24 January 2012

"They're just 'Hammers & Nails', man..." (Part 2) 24•Jan.•12

Packing up the hardware for a junior college basketball game between two local rivals tonight:

Here's a few favorites from the night, which included working with four cameras (one as a remote installed in the bleachers & aimed down toward a basket), two Dyna-Lite Uni-Jr. strobes clamped high in the stands in either corner of the gym, and just as importantly - gaining permission to edit and transmit my first 5 images on deadline from a coaches office after the game. That alone saved a lot of time and stress before packing everything up and loading the car to head back to the office, only a few blocks away. (Ironically, this is the same college gym where I'd installed the backboard remote and made the image that appeared in Popular Photography Magazine and subsequently their how-to book, "TAKE YOUR BEST SHOT: Essential Tips & Tricks For Shooting Amazing Photos" I'd written about a few days ago as well... ~cg.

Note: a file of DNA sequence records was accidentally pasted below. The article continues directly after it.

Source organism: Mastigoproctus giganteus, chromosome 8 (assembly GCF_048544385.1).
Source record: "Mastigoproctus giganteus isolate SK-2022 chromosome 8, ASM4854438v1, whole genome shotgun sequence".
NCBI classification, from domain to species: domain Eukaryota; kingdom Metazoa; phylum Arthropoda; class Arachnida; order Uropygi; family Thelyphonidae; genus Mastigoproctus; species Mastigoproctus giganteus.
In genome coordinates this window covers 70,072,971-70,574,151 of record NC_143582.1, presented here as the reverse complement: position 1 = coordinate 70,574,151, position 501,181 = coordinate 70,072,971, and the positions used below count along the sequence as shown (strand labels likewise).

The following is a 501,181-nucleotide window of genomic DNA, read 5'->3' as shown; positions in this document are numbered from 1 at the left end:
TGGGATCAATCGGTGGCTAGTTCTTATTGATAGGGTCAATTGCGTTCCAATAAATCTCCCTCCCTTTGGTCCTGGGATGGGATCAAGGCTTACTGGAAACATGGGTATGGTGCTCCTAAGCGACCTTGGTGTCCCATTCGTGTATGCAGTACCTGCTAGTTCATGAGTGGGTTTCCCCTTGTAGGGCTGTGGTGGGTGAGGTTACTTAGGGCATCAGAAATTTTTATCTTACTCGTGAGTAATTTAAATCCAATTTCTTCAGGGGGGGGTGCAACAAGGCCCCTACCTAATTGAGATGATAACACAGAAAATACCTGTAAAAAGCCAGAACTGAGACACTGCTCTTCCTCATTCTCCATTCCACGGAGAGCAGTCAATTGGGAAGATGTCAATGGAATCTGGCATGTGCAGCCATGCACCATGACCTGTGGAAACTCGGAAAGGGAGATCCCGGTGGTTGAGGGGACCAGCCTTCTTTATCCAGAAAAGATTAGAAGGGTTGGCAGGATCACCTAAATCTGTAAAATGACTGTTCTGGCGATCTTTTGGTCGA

"They're just 'Hammers & Nails', man..." Jan. 2012

My gear used to cover Boys HS Varsity swimming between Monroe-Woodbury & Kingston High Schools at Monroe-Woodbury Middle School in Central Valley, NY on Tuesday, January 17, 2012. © www.chetgordon.com/blog

Now that covering the indoor sports seasons are finally in full swing for me again, here's a brief look at what I go through as far as camera & lens selection, lighting equipment, the whole bit. There are a few more big basketball games coming up (both HS & college) in the next few weeks, so now is as good a time as any to continue getting the bugs out of my equipment systems, and shake the rust off while actually working these games. Thanks for looking... ~cg.